Luckily, design students from the University of Minnesota had already been working to solve that problem. Working with the players and other partners, the students designed uniforms with adjustable hijabs, knee-length skirts and breathable leggings. A grant from the Minnesota Agricultural Experiment Station provided funding to donate the completed uniforms to the program.
The article concludes with a statement from coach and co-founder Muna Mohamed ’16, an exercise science senior at Augsburg who grew up in the neighborhood.
“These girls are getting an opportunity to have culturally appropriate clothing, at the same time … [as] enjoying sports,” she said. “They don’t have to worry about fixing their scarves. They don’t have to worry about ‘How can I play basketball and also respect my culture?'”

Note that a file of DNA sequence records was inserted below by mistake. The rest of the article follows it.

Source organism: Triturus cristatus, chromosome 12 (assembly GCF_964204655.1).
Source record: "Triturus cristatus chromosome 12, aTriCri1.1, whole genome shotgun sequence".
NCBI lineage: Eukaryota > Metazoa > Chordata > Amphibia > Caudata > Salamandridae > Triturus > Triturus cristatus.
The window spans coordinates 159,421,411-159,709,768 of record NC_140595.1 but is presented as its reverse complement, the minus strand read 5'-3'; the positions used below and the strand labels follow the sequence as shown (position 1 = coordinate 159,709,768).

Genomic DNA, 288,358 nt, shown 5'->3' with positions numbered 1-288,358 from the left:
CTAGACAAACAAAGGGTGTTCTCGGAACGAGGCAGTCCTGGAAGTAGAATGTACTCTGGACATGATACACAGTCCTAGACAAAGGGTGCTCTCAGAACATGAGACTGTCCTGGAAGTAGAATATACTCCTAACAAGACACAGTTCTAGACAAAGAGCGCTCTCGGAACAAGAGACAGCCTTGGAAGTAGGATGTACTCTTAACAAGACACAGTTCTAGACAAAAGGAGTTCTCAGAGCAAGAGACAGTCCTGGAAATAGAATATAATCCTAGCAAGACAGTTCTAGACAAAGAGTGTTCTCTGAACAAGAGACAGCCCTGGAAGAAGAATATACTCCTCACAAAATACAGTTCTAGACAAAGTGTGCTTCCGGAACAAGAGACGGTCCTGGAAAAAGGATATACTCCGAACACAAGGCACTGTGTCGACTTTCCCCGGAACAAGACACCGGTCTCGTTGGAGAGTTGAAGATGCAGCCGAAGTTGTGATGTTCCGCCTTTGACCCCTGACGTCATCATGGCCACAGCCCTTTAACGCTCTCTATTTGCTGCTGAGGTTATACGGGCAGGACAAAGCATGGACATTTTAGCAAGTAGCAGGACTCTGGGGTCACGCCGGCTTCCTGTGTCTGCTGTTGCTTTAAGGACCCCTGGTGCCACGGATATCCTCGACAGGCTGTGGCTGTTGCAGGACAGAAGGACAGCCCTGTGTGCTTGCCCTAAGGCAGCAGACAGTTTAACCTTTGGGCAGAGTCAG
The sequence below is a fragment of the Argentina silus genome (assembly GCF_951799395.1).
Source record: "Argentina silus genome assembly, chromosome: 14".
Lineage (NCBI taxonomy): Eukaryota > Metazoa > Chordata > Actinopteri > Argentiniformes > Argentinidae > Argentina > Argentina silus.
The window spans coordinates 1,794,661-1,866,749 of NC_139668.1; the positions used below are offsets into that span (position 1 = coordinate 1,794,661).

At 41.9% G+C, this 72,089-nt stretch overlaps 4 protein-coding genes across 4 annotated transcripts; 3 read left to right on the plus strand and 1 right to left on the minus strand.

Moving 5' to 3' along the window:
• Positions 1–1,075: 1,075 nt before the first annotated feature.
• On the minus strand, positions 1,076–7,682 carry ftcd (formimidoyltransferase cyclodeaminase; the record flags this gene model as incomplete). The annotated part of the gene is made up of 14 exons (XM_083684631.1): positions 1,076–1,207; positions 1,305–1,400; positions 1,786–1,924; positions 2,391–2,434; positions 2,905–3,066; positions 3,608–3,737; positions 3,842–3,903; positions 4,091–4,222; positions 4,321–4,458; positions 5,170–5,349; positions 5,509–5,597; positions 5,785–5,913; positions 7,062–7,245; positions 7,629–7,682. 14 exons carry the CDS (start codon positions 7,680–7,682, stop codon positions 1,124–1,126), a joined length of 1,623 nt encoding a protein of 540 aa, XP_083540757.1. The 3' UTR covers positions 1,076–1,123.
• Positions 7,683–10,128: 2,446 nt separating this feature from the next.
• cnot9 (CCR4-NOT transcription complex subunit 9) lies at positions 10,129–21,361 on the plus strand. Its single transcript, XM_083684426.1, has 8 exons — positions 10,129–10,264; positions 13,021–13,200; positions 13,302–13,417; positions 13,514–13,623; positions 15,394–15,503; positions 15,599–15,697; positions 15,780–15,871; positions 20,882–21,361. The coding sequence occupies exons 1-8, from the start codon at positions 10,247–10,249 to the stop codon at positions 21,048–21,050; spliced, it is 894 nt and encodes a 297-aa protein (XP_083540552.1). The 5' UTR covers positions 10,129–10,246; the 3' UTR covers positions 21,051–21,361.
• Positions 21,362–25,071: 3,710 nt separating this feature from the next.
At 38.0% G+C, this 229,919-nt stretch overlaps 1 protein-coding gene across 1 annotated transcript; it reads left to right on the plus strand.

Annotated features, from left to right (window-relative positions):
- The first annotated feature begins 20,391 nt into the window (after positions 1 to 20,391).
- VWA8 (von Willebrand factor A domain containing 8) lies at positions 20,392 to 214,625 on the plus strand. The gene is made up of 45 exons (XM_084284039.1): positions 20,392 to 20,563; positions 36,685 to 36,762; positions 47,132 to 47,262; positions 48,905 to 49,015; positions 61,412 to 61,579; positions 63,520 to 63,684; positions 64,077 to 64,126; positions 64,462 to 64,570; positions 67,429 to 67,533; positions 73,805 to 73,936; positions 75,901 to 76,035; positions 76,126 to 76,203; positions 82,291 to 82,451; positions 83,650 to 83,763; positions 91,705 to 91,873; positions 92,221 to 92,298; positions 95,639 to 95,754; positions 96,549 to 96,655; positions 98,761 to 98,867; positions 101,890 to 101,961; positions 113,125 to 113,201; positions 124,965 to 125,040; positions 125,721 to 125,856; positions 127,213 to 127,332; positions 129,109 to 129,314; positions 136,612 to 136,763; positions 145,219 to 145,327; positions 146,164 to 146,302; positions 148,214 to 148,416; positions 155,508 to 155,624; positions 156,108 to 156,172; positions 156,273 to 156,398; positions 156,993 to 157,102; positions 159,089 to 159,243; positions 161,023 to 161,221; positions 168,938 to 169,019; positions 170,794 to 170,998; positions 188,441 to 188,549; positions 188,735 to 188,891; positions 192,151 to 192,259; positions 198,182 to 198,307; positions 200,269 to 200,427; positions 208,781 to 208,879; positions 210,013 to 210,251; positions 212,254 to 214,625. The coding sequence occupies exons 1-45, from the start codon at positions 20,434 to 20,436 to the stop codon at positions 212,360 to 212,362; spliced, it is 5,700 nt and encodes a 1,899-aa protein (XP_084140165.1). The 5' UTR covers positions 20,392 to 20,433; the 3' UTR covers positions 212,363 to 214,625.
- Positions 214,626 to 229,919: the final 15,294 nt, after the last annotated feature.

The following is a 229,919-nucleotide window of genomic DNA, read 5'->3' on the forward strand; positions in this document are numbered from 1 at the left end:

Read For girls, new uniform opens gym on the Minnesota Daily site.
The St. Paul Pioneer Press recently published an article about real estate leader Ted Bigos ’74 and the current climate of urban living in downtown St. Paul. Bigos owns five buildings in the area and many others across the state.
“I put a lot of my back into those buildings,” Bigos said. With the help of his father, Bigos began purchasing, renovating, and reselling apartment buildings at age 19 while he was a student at Augsburg College. Eventually, he retained some of the renewed properties and began renting them to tenants himself.
About the current state of the downtown area, which has seen many development projects in recent years, he said, “In all the years I’ve been in St. Paul, it’s never felt as good as it feels today.”
Read: Ted Bigos: ‘I think the city has really come into its own’ on the Pioneer Press site.
The Pioneer Press reports that St. Paul Mayor Chris Coleman has appointed Erik Skold, leader of the North Star Worker Fellowship at the Minnesota Department of Education and the Sabo Center for Democracy and Citizenship at Augsburg College, as director of Sprockets, the city’s network of after-school programs.